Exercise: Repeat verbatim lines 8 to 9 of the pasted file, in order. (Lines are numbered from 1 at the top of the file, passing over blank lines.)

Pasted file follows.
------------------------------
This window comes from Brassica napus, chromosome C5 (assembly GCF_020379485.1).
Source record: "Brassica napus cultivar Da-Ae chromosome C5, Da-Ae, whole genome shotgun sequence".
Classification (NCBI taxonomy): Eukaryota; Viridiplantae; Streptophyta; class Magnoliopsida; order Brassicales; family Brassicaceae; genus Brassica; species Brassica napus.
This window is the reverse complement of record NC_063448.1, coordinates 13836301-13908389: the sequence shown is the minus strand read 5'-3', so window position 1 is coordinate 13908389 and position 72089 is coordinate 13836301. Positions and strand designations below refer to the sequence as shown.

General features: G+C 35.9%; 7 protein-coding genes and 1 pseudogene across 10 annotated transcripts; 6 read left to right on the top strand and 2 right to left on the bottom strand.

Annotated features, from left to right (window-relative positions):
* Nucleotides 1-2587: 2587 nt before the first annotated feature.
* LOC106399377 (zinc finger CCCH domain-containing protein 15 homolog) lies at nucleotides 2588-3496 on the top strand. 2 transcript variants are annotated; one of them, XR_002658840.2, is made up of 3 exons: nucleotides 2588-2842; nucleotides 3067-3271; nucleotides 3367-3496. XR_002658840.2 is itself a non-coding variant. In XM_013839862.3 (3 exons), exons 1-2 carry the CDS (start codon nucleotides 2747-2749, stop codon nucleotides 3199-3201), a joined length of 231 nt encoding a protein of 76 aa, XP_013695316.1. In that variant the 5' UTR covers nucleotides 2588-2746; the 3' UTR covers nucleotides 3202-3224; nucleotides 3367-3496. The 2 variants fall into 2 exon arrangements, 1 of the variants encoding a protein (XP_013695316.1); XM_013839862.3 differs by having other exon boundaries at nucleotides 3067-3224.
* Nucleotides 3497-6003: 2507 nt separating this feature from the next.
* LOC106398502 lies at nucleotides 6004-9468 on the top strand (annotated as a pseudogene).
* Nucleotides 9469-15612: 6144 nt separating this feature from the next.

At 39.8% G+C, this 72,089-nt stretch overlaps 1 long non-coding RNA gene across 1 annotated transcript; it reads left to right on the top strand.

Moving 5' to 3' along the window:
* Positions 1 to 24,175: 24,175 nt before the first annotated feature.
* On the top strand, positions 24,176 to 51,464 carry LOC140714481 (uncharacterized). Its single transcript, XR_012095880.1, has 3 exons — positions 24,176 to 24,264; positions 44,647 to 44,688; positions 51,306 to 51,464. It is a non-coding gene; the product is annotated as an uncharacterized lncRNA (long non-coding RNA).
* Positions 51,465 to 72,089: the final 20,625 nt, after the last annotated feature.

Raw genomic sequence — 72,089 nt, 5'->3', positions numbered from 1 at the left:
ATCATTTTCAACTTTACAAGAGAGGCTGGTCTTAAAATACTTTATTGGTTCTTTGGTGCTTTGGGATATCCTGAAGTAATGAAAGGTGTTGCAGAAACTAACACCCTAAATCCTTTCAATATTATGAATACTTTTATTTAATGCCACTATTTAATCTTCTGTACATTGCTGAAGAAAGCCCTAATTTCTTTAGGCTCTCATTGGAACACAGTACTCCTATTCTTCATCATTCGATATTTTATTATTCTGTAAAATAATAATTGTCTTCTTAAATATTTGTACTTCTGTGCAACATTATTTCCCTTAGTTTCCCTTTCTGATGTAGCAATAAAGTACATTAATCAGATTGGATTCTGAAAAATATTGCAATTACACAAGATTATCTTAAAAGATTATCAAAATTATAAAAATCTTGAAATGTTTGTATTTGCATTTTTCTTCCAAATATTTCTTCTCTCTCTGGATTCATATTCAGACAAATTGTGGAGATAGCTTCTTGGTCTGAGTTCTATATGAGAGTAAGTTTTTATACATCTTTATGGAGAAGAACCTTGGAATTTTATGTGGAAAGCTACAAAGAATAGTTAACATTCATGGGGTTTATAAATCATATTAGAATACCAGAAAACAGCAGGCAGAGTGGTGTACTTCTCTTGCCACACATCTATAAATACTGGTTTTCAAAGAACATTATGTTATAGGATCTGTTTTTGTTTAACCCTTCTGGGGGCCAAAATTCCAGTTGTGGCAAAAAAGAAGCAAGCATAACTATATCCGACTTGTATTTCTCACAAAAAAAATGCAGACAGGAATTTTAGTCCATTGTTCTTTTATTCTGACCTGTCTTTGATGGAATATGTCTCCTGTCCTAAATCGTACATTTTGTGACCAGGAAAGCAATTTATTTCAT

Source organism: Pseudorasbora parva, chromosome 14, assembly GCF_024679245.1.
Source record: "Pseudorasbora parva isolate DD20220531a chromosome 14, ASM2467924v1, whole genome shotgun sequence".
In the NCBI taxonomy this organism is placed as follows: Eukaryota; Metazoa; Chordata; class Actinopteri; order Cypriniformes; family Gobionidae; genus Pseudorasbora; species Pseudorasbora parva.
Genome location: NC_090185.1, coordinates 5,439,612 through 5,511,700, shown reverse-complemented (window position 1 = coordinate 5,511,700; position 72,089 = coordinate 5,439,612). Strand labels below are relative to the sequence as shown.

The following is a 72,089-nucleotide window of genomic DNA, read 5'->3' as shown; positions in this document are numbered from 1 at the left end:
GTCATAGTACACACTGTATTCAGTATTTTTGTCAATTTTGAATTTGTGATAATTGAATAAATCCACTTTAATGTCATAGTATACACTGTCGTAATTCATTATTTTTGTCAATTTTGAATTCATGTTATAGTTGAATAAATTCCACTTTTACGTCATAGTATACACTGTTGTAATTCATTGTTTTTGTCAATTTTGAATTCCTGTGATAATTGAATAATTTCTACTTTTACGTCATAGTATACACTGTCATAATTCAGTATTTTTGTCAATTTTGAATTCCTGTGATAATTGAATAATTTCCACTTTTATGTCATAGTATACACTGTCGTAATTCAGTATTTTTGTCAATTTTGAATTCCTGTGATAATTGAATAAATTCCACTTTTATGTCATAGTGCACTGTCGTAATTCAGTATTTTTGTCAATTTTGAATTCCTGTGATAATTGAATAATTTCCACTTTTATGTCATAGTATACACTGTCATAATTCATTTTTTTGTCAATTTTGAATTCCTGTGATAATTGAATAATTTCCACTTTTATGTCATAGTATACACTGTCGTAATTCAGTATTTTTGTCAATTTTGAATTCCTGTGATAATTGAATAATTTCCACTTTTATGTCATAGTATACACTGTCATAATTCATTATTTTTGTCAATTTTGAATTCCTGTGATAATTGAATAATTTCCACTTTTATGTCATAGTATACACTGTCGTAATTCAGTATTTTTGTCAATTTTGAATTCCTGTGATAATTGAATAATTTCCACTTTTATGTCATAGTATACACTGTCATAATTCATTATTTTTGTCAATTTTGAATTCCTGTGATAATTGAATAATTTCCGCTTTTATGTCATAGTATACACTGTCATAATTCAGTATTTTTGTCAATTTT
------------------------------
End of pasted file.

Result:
* LOC106399377 (zinc finger CCCH domain-containing protein 15 homolog) lies at nucleotides 2588-3496 on the top strand. 2 transcript variants are annotated; one of them, XR_002658840.2, is made up of 3 exons: nucleotides 2588-2842; nucleotides 3067-3271; nucleotides 3367-3496. XR_002658840.2 is itself a non-coding variant. In XM_013839862.3 (3 exons), exons 1-2 carry the CDS (start codon nucleotides 2747-2749, stop codon nucleotides 3199-3201), a joined length of 231 nt encoding a protein of 76 aa, XP_013695316.1. In that variant the 5' UTR covers nucleotides 2588-2746; the 3' UTR covers nucleotides 3202-3224; nucleotides 3367-3496. The 2 variants fall into 2 exon arrangements, 1 of the variants encoding a protein (XP_013695316.1); XM_013839862.3 differs by having other exon boundaries at nucleotides 3067-3224.
* Nucleotides 3497-6003: 2507 nt separating this feature from the next.